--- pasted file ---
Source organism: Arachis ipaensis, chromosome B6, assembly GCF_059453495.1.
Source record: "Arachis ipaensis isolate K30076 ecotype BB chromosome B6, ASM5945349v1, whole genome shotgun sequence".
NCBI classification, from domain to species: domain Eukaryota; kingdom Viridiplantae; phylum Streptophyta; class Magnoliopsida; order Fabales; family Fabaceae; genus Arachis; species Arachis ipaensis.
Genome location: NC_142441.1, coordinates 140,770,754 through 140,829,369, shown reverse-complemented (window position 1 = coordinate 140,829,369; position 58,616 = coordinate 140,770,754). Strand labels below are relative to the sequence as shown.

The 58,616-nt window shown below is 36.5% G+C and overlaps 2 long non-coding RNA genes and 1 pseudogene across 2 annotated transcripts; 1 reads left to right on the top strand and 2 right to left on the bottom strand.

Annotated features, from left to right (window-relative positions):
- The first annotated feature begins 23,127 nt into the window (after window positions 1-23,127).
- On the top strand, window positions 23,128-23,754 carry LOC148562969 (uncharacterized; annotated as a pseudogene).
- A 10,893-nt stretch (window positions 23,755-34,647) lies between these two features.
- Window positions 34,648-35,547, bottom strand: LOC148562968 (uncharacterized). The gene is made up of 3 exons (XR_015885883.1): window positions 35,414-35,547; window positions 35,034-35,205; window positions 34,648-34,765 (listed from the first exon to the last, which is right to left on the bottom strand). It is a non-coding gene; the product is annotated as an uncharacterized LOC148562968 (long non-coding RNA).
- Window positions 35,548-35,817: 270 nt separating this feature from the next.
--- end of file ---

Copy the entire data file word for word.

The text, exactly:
Source organism: Arachis ipaensis, chromosome B6, assembly GCF_059453495.1.
Source record: "Arachis ipaensis isolate K30076 ecotype BB chromosome B6, ASM5945349v1, whole genome shotgun sequence".
NCBI classification, from domain to species: domain Eukaryota; kingdom Viridiplantae; phylum Streptophyta; class Magnoliopsida; order Fabales; family Fabaceae; genus Arachis; species Arachis ipaensis.
Genome location: NC_142441.1, coordinates 140,770,754 through 140,829,369, shown reverse-complemented (window position 1 = coordinate 140,829,369; position 58,616 = coordinate 140,770,754). Strand labels below are relative to the sequence as shown.

The 58,616-nt window shown below is 36.5% G+C and overlaps 2 long non-coding RNA genes and 1 pseudogene across 2 annotated transcripts; 1 reads left to right on the top strand and 2 right to left on the bottom strand.

Annotated features, from left to right (window-relative positions):
- The first annotated feature begins 23,127 nt into the window (after window positions 1-23,127).
- On the top strand, window positions 23,128-23,754 carry LOC148562969 (uncharacterized; annotated as a pseudogene).
- A 10,893-nt stretch (window positions 23,755-34,647) lies between these two features.
- Window positions 34,648-35,547, bottom strand: LOC148562968 (uncharacterized). The gene is made up of 3 exons (XR_015885883.1): window positions 35,414-35,547; window positions 35,034-35,205; window positions 34,648-34,765 (listed from the first exon to the last, which is right to left on the bottom strand). It is a non-coding gene; the product is annotated as an uncharacterized LOC148562968 (long non-coding RNA).
- Window positions 35,548-35,817: 270 nt separating this feature from the next.